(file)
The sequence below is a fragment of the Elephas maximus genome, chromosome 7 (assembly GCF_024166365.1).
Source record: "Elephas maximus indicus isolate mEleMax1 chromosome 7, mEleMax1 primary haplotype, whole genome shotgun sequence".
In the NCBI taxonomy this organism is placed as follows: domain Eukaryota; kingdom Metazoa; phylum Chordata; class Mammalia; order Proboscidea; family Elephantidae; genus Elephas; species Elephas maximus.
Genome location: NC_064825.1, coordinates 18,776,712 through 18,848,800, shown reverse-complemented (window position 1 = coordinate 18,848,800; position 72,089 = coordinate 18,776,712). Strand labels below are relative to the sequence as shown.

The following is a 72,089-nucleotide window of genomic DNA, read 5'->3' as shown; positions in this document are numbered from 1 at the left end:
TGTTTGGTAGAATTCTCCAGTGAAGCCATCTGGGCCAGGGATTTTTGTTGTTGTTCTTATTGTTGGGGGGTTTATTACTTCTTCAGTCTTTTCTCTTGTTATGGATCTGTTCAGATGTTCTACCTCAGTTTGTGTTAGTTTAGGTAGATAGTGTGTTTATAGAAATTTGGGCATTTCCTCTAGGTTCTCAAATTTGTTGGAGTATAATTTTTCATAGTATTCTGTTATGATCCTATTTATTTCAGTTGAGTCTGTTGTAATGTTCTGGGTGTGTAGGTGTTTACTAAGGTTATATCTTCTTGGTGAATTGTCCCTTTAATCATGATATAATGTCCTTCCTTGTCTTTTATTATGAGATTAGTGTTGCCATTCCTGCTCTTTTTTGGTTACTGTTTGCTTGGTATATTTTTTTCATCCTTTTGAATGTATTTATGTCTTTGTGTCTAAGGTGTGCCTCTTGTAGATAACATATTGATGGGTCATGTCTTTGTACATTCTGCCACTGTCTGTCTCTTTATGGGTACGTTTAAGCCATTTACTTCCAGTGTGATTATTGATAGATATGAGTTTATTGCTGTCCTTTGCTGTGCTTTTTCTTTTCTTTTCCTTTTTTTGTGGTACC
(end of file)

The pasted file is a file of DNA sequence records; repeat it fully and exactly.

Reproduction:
The sequence below is a fragment of the Elephas maximus genome, chromosome 7 (assembly GCF_024166365.1).
Source record: "Elephas maximus indicus isolate mEleMax1 chromosome 7, mEleMax1 primary haplotype, whole genome shotgun sequence".
In the NCBI taxonomy this organism is placed as follows: domain Eukaryota; kingdom Metazoa; phylum Chordata; class Mammalia; order Proboscidea; family Elephantidae; genus Elephas; species Elephas maximus.
Genome location: NC_064825.1, coordinates 18,776,712 through 18,848,800, shown reverse-complemented (window position 1 = coordinate 18,848,800; position 72,089 = coordinate 18,776,712). Strand labels below are relative to the sequence as shown.

The following is a 72,089-nucleotide window of genomic DNA, read 5'->3' as shown; positions in this document are numbered from 1 at the left end:
TGTTTGGTAGAATTCTCCAGTGAAGCCATCTGGGCCAGGGATTTTTGTTGTTGTTCTTATTGTTGGGGGGTTTATTACTTCTTCAGTCTTTTCTCTTGTTATGGATCTGTTCAGATGTTCTACCTCAGTTTGTGTTAGTTTAGGTAGATAGTGTGTTTATAGAAATTTGGGCATTTCCTCTAGGTTCTCAAATTTGTTGGAGTATAATTTTTCATAGTATTCTGTTATGATCCTATTTATTTCAGTTGAGTCTGTTGTAATGTTCTGGGTGTGTAGGTGTTTACTAAGGTTATATCTTCTTGGTGAATTGTCCCTTTAATCATGATATAATGTCCTTCCTTGTCTTTTATTATGAGATTAGTGTTGCCATTCCTGCTCTTTTTTGGTTACTGTTTGCTTGGTATATTTTTTTCATCCTTTTGAATGTATTTATGTCTTTGTGTCTAAGGTGTGCCTCTTGTAGATAACATATTGATGGGTCATGTCTTTGTACATTCTGCCACTGTCTGTCTCTTTATGGGTACGTTTAAGCCATTTACTTCCAGTGTGATTATTGATAGATATGAGTTTATTGCTGTCCTTTGCTGTGCTTTTTCTTTTCTTTTCCTTTTTTTGTGGTACC